Rationalists generally develop their view in two ways. First, they argue that there are cases where the content of our concepts or knowledge outstrips the information that sense experience can provide. Second, they constuct accounts of how reason in some form or other provides that additional information about the world. Empiricists present complementary lines of thought. First, they develop accounts of how experience provides the information that rationalists cite, insofar as we have it in the first place. (Empiricists will at times opt for skepticism as an alternative to rationalism: if experience cannot provide the concepts or knowledge the rationalists cite, then we don't have them.) Second, empiricists attack the rationalists' accounts of how reason is a source of concepts or knowledge.
See: Rationalism vs. Empiricism
The Pyramid(as an expression of Liberal Arts Encapsulated) is a combination of  the Trivium , and  the Quadrivium

Thursday, August 11, 2011

The Alpha Magnetic Spectrometer Experiment )02


During the 14-day mission, Endeavour delivered the Alpha Magnetic Spectrometer (AMS) and spare parts including two S-band communications antennas, a high-pressure gas tank and additional spare parts for Dextre. This was the 36th shuttle mission to the International Space Station. STS-134 Mission Information



July 31st, 2011 
In this video 16 years of preparation of AMS-02 become few blinks. The construction of AMS-02 is the result of a  worldwide effort undertaken by scientists from 16 different countries who now started analyzing the wealth of data downlinked from the ISS, looking for new, unexpected phenomena.

For me, following the story "on land"  by our own  innovators to understanding the energy valuations outputs and the many tree designs as Feynman pathways of particulate expressions has been very interesting. The pathways are designated motivation-ally and expressively, to see and reveal the level of experimental verification needed in looking at the results for confirm hypothesis and theoretical expectations. Proposals on what we might find. In AMS case and in Fermi,  we are counting these motivations from not only our sun , but from deep space as well.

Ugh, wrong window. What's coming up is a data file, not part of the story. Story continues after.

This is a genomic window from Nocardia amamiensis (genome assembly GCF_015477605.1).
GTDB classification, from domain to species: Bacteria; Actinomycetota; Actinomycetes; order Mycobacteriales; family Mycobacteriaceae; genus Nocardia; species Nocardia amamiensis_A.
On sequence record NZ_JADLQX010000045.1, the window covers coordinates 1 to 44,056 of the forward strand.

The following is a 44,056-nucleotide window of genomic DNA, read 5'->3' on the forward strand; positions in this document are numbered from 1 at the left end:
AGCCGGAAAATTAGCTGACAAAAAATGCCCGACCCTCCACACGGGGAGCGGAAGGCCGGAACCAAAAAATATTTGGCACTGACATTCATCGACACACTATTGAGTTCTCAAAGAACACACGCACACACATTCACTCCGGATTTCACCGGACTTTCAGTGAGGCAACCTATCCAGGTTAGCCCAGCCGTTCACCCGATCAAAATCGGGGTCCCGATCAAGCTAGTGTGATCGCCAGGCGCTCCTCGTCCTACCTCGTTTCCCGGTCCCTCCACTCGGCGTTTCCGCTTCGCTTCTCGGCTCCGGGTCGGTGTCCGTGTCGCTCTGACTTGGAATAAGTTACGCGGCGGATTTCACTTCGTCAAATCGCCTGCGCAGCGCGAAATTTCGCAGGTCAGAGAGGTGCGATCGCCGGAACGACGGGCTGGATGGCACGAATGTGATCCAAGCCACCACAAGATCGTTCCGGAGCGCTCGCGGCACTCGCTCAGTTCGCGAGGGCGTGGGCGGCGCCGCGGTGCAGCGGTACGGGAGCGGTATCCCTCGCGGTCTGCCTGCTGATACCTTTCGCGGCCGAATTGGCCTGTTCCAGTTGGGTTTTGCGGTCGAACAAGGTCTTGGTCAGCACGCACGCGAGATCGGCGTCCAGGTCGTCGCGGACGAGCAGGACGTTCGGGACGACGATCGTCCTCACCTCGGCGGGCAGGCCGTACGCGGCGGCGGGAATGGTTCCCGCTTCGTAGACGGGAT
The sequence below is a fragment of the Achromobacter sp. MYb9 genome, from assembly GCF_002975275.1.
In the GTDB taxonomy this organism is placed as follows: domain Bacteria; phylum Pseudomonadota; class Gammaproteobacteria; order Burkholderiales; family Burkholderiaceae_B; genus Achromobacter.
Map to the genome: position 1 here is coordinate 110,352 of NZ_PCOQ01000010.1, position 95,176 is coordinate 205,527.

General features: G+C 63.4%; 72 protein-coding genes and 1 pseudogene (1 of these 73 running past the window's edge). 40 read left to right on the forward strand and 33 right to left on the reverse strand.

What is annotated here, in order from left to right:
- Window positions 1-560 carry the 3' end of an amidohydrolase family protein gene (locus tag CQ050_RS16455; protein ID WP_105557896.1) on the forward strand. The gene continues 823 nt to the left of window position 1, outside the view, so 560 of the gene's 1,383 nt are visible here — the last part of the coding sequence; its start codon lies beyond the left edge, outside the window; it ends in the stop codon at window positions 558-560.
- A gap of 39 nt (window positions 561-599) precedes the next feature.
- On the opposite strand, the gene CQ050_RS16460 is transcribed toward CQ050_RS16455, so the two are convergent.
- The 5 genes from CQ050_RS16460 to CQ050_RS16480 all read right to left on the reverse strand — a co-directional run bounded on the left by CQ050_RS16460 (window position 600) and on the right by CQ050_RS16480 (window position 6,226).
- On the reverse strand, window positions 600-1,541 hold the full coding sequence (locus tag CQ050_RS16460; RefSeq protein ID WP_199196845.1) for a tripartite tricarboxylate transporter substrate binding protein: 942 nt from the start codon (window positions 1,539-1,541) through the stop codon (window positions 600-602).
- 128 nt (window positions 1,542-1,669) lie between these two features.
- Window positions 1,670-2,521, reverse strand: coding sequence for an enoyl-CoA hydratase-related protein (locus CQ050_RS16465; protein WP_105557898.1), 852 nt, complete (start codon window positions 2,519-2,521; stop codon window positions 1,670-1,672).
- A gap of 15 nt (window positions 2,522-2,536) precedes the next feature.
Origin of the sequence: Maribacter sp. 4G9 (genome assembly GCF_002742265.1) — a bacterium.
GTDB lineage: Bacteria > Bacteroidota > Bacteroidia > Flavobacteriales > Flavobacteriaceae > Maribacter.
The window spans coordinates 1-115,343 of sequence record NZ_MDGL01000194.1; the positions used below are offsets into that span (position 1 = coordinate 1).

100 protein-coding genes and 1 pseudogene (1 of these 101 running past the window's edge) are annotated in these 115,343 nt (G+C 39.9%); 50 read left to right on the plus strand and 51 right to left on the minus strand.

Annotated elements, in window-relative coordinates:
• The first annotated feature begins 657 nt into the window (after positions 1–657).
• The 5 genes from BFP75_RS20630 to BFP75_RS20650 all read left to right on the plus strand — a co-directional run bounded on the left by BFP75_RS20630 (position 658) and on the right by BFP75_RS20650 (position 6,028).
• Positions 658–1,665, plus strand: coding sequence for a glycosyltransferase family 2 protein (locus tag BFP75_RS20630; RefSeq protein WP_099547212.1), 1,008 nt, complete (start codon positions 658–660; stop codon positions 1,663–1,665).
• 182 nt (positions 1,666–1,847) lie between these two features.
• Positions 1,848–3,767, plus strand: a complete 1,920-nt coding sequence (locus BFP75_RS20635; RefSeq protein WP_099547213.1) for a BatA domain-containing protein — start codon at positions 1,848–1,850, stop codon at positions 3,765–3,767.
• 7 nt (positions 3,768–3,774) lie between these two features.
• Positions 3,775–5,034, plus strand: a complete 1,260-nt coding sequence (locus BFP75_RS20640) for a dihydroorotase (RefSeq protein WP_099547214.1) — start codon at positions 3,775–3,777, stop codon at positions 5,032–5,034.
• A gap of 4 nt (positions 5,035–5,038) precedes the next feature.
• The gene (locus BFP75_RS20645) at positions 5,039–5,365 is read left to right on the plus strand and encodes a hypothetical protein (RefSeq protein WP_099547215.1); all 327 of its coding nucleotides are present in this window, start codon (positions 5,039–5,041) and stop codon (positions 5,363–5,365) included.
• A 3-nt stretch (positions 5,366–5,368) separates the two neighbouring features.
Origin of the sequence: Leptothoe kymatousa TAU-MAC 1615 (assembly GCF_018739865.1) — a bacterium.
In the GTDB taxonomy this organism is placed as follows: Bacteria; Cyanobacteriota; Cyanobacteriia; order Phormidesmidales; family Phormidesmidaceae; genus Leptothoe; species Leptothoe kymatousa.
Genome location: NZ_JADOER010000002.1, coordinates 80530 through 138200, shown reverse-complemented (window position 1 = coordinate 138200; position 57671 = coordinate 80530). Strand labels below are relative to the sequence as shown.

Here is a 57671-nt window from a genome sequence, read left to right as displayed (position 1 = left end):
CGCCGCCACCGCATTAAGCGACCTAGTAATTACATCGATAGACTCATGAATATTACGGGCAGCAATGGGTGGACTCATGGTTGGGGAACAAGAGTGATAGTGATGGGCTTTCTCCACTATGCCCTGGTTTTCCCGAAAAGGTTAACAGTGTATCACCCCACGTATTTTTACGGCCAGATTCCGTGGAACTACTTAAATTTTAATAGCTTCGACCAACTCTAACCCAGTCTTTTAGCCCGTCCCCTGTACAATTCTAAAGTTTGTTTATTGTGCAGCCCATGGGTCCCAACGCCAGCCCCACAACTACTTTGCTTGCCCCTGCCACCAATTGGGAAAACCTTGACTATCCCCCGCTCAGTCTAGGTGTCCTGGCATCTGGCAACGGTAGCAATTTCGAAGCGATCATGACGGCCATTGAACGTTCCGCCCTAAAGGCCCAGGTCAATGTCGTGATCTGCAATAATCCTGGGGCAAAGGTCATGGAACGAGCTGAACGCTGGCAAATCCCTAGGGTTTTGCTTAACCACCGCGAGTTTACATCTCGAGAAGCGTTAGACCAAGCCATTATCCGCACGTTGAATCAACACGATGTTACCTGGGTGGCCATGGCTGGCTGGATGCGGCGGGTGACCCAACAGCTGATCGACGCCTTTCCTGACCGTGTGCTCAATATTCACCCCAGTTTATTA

See: BaBar: evidence for a charged Higgs boson

So in a sense should one also collaborate with what one can evaluate out in space with what one is evaluating on the ground with regard to Babar and LHC?

Any thoughts or opinions on that?

Sunday, August 07, 2011

Subcarrier-Index Modulation OFDM

Do you know that we have 1.4 million cellular radio masts deployed worldwide? And these are base stations. And we also have more than five billion of these devices here. These are cellular mobile phones. And with these mobile phones, we transmit more than 600 terabytes of data every month. This is a 6 with 14 zeroes -- a very large number. And wireless communications has become a utility like electricity and water. We use it everyday. We use it in our everyday lives now -- in our private lives, in our business lives. And we even have to be asked sometimes, very kindly, to switch off the mobile phone at events like this for good reasons. And it's this importance why I decided to look into the issues that this technology has, because it's so fundamental to our lives.

Subcarrier-Index Modulation OFDM

Abstract—A new transmission approach, referred to as subcarrier-index modulation (SIM) is proposed to be integrated with the orthogonal frequency division multiplexing (OFDM) systems. More specifically, it relates to adding an additional dimension to the conventional two-dimensional (2-D) amplitude/phase modulation (APM) techniques, i.e. amplitude shift keying (ASK) and quadrature amplitude modulation (QAM). The key idea of SIM is to employ the subcarrier-index to convey information to the receiver. Furthermore, a closed-form analytical bit error ratio (BER) of SIM OFDM in Rayleigh channel is derived. Analytical and simulation results show error probability performance gain of 4 dB over 4-QAM OFDM systems for both coded and uncoded data without power saving policy. Alternatively, power saving policy retains an average gain of 1 dB while using 3 dB less transmit power per OFDM symbol. See: Subcarrier-Index Modulation OFDMRami Abu-alhiga and Harald Haas